The Psychologist Said, “Vinnie is Going Through a Stage”


In the infinite space between the beginning of 20 Questions and awareness the game started, Vinnie’s mom recalls her family singing songs they all knew and how they laughed when they made up words. She wonders for a millisecond if it might work with Vinnie and decides against it. Vinnie will either sing in Rupert’s falsetto voice or howl like a dog and tell her it’s Dexter. Singing is out. 

What are you thinking, Dear? asks Vinnie’s dad.

“Oh, uh, what I will do when it’s my turn. You know I’m going to win,” says Vinnie’s mom careful not to bring the singing thought up in case Vinnie wants to go with it. 

Vinnie jumps in, “Don’t be too sure, Mom. Rupert and Dexter want to play.”

Vinnie’s mom turns toward the rear seat, “Vincent, Rupert and Dexter can watch, they cannot play this game.”

Vinnie’s dad grabs hold of the steering wheel with both hands. He takes a deep breath and releases it slowly hoping it will stem an anxiety he feels rising within him.

Vinnie says, “That’s not fair, Mom. You’re jealous of Rupert because he’s smarter than you.”

Vinnie’s mom feels the overwhelming urge to say, “Rupert is a stuffed grizzly bear. He cannot think. He cannot talk. He’s made of cotton, glass eyes, and plastic toenails.” The psychologist told her that it’s appropriate and healthy for Vinnie to fantasize, assuring her Vinnie will outgrow the stage. Following the psychologist’s advice, Vinnie’s mom says, “I admit Rupert is a genius. It won’t be fair to have him in the game. He’ll win each round.”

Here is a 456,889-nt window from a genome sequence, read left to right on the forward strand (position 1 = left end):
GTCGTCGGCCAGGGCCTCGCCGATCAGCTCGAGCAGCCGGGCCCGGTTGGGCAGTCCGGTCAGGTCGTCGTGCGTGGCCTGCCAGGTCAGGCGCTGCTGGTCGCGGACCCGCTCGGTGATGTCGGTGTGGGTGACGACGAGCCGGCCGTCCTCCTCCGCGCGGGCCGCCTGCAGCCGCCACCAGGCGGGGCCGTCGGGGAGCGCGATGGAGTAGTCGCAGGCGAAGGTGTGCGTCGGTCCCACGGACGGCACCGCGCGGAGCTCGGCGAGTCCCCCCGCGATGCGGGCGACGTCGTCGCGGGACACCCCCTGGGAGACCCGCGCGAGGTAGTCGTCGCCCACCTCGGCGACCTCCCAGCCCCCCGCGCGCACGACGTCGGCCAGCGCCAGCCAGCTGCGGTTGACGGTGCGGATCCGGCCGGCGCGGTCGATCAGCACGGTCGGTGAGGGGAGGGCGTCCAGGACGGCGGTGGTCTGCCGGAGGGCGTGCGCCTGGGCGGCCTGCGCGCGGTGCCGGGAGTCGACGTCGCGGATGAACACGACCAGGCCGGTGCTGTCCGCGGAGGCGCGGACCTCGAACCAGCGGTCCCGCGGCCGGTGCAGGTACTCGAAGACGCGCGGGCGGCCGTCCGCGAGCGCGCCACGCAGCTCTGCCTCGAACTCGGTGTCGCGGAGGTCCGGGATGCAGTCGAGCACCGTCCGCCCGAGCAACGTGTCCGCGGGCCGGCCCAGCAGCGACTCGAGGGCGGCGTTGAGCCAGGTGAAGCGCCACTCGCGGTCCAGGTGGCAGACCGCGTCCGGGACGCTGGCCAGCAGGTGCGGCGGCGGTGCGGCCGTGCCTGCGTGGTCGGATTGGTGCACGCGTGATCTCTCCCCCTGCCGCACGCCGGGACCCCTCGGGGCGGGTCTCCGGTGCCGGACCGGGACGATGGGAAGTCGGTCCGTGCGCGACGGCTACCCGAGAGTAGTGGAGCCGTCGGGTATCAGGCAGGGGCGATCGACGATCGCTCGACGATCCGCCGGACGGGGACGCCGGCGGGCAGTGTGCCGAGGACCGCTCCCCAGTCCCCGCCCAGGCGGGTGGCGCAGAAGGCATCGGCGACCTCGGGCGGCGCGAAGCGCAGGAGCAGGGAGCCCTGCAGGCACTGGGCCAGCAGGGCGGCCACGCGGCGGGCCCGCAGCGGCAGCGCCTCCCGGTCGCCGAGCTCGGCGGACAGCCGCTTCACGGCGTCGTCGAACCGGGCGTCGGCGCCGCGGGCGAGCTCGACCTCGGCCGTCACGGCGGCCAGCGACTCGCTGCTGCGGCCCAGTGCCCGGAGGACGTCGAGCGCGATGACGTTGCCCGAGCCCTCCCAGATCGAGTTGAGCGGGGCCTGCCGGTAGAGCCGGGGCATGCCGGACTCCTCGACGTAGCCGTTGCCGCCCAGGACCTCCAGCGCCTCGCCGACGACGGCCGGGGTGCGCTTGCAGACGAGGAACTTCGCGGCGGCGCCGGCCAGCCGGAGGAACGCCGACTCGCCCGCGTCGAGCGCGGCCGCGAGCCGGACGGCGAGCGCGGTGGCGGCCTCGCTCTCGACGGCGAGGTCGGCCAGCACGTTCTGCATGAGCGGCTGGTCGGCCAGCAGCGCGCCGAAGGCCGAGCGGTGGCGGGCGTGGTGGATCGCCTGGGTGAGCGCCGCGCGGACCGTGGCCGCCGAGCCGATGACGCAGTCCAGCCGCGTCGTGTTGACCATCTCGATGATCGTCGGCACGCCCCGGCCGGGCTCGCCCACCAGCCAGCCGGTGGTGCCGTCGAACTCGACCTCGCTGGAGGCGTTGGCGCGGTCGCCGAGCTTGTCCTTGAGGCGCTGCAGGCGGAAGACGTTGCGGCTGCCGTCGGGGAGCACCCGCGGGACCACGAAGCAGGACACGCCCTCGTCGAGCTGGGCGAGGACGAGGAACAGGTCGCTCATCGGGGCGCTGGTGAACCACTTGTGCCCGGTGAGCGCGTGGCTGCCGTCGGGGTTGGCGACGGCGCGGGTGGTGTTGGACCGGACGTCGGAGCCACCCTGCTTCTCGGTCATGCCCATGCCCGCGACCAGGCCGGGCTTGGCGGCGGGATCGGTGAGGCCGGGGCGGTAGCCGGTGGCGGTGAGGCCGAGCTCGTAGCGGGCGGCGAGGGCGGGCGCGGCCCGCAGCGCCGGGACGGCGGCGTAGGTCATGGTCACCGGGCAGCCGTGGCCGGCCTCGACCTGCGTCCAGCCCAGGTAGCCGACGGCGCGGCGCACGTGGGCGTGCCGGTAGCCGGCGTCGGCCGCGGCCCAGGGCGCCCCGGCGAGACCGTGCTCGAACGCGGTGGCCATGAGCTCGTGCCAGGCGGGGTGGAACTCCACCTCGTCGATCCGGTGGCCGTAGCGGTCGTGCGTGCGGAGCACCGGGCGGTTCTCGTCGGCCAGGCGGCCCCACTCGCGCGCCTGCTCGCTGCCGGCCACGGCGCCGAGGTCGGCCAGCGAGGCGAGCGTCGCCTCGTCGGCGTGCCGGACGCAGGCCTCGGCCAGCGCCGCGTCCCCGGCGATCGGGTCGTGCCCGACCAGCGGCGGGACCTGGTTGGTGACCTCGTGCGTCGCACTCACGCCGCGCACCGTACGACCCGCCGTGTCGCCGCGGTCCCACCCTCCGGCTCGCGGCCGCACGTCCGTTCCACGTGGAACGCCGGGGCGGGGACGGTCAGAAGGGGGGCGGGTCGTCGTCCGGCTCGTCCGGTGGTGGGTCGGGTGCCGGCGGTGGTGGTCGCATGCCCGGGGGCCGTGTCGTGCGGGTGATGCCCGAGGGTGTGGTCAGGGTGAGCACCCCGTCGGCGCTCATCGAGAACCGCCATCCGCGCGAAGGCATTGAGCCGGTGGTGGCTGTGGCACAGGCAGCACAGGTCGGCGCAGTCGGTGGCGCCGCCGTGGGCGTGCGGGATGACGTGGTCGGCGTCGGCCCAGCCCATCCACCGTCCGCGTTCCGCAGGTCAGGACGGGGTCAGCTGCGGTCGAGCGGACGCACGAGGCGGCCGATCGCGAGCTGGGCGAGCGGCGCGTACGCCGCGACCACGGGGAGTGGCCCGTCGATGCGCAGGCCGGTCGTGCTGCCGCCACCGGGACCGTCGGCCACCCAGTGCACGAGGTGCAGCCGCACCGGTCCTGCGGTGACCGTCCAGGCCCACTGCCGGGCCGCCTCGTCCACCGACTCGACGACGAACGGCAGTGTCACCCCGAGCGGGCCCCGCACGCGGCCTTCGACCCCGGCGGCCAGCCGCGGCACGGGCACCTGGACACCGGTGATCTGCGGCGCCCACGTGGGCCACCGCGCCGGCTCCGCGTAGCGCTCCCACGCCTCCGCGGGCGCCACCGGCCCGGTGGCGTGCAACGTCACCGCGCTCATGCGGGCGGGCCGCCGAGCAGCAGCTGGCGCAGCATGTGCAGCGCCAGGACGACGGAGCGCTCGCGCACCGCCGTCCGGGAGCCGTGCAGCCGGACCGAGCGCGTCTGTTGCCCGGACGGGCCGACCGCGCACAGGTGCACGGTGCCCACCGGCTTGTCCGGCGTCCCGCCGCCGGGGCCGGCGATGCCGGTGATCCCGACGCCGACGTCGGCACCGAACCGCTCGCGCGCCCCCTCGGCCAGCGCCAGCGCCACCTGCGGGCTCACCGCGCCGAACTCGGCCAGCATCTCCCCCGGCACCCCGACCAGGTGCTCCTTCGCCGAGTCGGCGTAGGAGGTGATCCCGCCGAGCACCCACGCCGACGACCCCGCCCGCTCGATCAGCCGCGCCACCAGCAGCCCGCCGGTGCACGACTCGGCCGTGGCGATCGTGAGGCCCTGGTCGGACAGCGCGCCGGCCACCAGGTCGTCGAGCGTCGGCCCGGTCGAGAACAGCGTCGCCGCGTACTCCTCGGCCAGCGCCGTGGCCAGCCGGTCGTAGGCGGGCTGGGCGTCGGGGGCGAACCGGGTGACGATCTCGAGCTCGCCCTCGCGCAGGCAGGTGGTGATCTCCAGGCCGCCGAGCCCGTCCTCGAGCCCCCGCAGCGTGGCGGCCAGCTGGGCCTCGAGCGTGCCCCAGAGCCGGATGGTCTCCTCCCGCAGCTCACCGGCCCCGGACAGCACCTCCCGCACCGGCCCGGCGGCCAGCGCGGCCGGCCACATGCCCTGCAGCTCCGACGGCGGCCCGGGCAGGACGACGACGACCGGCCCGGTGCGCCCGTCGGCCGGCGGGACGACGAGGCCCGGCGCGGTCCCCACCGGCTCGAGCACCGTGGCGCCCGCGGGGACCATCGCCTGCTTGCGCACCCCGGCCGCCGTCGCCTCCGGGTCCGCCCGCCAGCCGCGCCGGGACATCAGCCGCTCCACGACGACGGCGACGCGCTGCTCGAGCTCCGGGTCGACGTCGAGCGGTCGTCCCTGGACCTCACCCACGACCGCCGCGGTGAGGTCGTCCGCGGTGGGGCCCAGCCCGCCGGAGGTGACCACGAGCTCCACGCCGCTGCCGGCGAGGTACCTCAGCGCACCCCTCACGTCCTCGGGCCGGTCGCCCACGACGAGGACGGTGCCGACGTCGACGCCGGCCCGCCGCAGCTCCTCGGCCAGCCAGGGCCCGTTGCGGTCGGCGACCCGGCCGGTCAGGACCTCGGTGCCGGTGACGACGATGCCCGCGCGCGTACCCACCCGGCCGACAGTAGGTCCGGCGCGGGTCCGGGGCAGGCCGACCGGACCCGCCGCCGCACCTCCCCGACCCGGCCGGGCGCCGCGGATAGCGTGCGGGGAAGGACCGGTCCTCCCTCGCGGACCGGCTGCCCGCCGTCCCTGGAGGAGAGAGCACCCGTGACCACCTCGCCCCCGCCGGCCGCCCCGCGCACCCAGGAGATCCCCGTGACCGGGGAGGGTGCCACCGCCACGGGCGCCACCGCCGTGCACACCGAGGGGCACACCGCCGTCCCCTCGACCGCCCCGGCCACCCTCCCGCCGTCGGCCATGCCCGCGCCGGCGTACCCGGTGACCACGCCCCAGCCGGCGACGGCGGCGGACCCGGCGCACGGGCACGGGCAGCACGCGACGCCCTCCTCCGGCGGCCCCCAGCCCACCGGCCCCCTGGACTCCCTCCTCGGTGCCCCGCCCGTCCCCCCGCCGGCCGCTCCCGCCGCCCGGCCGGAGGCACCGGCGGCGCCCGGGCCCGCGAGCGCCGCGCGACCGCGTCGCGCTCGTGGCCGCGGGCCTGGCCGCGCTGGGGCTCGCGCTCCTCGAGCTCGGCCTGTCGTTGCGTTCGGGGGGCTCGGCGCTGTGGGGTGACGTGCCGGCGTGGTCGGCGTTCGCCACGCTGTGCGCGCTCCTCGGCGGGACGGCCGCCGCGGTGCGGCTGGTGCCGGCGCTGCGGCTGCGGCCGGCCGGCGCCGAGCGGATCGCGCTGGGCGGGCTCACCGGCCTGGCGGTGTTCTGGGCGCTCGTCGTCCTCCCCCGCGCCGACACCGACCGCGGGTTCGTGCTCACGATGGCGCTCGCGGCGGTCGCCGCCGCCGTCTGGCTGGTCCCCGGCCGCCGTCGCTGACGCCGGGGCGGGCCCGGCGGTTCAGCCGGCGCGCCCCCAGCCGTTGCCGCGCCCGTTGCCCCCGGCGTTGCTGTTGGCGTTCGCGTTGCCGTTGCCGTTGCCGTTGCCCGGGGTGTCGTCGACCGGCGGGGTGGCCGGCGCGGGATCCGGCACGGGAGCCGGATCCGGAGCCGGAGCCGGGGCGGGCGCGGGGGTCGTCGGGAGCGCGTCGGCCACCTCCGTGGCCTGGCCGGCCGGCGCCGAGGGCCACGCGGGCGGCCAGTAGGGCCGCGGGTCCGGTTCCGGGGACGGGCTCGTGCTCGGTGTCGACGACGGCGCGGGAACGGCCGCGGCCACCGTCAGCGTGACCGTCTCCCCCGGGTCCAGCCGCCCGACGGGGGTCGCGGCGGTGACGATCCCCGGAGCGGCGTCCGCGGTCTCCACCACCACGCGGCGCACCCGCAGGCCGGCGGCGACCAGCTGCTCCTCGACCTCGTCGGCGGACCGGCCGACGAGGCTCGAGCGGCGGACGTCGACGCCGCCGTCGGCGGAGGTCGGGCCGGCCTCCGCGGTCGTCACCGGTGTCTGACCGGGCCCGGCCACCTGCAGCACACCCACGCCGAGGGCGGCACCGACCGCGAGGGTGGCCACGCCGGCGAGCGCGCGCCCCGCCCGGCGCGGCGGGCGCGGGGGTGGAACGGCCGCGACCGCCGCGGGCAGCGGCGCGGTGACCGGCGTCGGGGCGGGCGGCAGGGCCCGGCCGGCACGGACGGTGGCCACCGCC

Vinnie’s mom feels a sense of pride in how well she handled this delicate situation. 

Vinnie’s says, “It’s too late, Mom. I already passed my turn to Rupert. He’s going first. Right, Rupert?”

Vinnie holds Rupert up to face him. He shakes Rupert’s head affirmatively and answers in Rupert’s falsetto voice, “I’m ready to play.” 

Vinnie turns Rupert around to face front. Vinnie’s Mom says, “Dear, say something. Help me here.”

Vinnie’s dad says, “Rupert are you thinking of something living?”

Vinnie’s mom says, “I’ll show Rupert who’s the smartest.”

Vinnie’s dad says, “It’s only a game.”

Rupert says, “Game on. It could be living and it could be dead.”

Vinnie’s dad says, “Oh, oh.”

Vinnie’s mom says, “Vincent, something is either living or it’s not living. Now, which is it?” 

Rupert answers, “Mom, it’s my question, not Vinnie’s question.”

“I am not your mother, you dumb grizzly bear,” the thought rushes quickly through Vinnie’s mother’s mind. She says, “Excuse me, Rupert. Can you explain what you mean when you say ‘it could be living or it could be dead?’

Vinnie turns Rupert around to face him. Vinnie’s mouth moves but no sounds come from it. Periodically, Rupert shakes his head. Vinnie turns Rupert around to face front. Rupert says, “It’s living most of the time, but sometimes it’s dead. That’s one question. You only have nineteen more.”

Vinnie’s dad says, “Is it grass?”

“No, eighteen questions.”

“Dear, no wild guesses. Let’s ask more questions,” says Vinnie’s mom.

“I thought it was a good guess,” says Vinnie’s dad.

“It was the worse guess ever, Dad,” says Vinnie.

“Why was it the worse guess ever?” asks Vinnie’s dad.

“Seventeen questions,” says Rupert.

“How much further to the hotel, Dear,” says Vinnie’s mom.

From the rear seat in a falsetto voice, “Sixteen questions.”


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